If the weather in your town is anything like the weather in mine, we're in the throes of up-and-down springtime. Some days feel like paradise, and other days feel like winter is threatening to come back. On those days when the cold wind blows, I like to immerse myself in a good springtime story.
If you're craving spring, try one of these.
1. Lady Chatterley's Lover by D.H. Lawrence
Victorians seemed to have a real penchant for springtime and all the symbolism that comes with new life, freshness, and romance. In this story, Lord Chatterley has been injured in the war, and his relationship with his wife has been strained. Lady Chatterley turns her attention to a lowly game-keeper--which was highly improper on several fronts: morality, social classes, etc.
2. Leaves of Grass by Walt Whitman
It's not a story, but Leaves of Grass captures spring and summer deliciously. The poetry in this book reminds us that just as surely as the cold winds of winter blow, spring will always return again: "To frozen clods ever the spring's invisible law returns, / With grass and flowers and summer fruits of corn."
3. The Enchanted April by Elizabeth von Arnim
The four women in this novel really know how to get over the winter blues. They rent a villa around Positano, Italy, and live a life of leisure for the month of April. While there, they find love, friendship, and renewal. After you read the book, find a copy of the movie.
4. Much Ado About Nothing by William Shakespeare
Here's another story set in Italy in the spring. Don Pedro, Prince of Aragon, has recently defeated his half-brother in a military operation. They reconcile and return to the capital as guests of the Governor, Leonato. A young nobleman in Don Pedro's army (Claudio) falls in love with Leonato's daughter Hero, but he's too shy to court her on his own. Don Pedro woos her for Claudio, and things get pretty sticky and confused for a while. The language is hilarious, and the characters are wonderful. The movie featuring Emma Thompson and Kenneth Branaugh captures the story perfectly.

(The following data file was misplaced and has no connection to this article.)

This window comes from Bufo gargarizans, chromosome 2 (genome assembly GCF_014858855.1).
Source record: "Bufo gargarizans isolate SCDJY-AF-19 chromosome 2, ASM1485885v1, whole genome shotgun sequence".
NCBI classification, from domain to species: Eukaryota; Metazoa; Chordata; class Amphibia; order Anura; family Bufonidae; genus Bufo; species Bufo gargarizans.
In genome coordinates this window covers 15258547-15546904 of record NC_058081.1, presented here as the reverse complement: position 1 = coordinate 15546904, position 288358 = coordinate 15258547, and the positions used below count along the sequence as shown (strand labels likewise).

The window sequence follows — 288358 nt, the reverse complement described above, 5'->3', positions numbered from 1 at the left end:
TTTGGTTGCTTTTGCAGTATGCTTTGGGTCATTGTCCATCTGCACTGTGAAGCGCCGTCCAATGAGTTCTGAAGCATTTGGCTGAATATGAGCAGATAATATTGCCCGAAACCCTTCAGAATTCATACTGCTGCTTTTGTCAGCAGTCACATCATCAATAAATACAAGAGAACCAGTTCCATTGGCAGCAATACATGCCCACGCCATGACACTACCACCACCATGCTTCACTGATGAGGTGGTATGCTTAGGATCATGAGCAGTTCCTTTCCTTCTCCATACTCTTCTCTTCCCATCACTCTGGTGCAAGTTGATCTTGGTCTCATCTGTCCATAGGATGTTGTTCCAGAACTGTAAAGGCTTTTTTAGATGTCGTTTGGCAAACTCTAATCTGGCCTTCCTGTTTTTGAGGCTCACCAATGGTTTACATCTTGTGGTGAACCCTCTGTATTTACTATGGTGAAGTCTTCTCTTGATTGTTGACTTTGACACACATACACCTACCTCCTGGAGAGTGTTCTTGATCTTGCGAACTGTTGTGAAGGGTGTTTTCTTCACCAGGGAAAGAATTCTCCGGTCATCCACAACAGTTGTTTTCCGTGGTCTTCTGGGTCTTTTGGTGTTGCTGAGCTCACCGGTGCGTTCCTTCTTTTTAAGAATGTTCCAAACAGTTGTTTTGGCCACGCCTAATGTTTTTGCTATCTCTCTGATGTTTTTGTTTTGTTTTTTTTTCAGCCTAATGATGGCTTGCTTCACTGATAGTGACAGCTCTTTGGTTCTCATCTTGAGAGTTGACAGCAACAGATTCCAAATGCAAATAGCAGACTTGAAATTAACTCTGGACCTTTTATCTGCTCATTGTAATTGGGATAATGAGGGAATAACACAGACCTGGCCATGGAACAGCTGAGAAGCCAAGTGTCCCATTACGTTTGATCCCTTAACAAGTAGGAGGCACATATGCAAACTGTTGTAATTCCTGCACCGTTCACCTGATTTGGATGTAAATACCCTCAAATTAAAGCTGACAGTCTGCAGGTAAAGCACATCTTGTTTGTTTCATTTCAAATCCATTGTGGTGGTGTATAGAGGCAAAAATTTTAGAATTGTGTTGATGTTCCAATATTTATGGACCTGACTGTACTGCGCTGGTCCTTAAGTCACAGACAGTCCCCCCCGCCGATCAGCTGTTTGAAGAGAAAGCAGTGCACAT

5. Katherine by Anya Seton
First published in 1954, this substantial novel tells the story of Katherine Swynford and John of Gaunt, Duke of Lancaster. They're the ancestors of most of the British royal family. It's set in the 14th century: knights fight in battles, serfs struggle in poverty and oppression, and the magnificent Plantagenets rule despotically over a court rife with corruption and intrigue. John of Gaunt, the king's son falls in love with Katherine, who is already married. Uh oh.
6. A Moveable Feast by Ernest Hemingway
What was it like to be young, poor, and endlessly creative in Paris in the 1920's? If you've ever wondered about this question, the answers are in this book. Hemingway arrived in Paris in 1921. At the time Picasso was experimenting with cubism, James Joyce was working on Ulysses, and Gertrude Stein was holding court at 27 Rue de Fleurus. This book contains reflective sketches of Hemingways's circle of artist and writer friends, some of whom achieved fame and glory.
7. The Pickwick Papers by Charles Dickens
Seinfeld has nothing on the Pickwick Papers. Dickens' comic masterpiece, written when he was 24 years old, catapulted him to fame. And no wonder: these characters--Snodgrass, Tupmon, Winkle, Pickwick, and Sam Weller--are hilarious and manage to get themselves into more scrapes than they can escape.
8. The Secret Garden by Frances Hodgson Burnett
Okay, so technically this book was written for children, but adults will find it no less mesmerizing. Orphaned Mary Lennox finds herself living at her uncle's large house on the Yorkshire Moors. At night she hears the sound of crying down one of the mansion's long corridors, but no one will tell her what's going on. The house's large gardens provide Mary's only escape from the strangeness and coldness of the house. One day, Mary discovers a secret garden surrounded by walls and locked with a missing key. If ever there were a book about springtime, renewal, and life, this is it.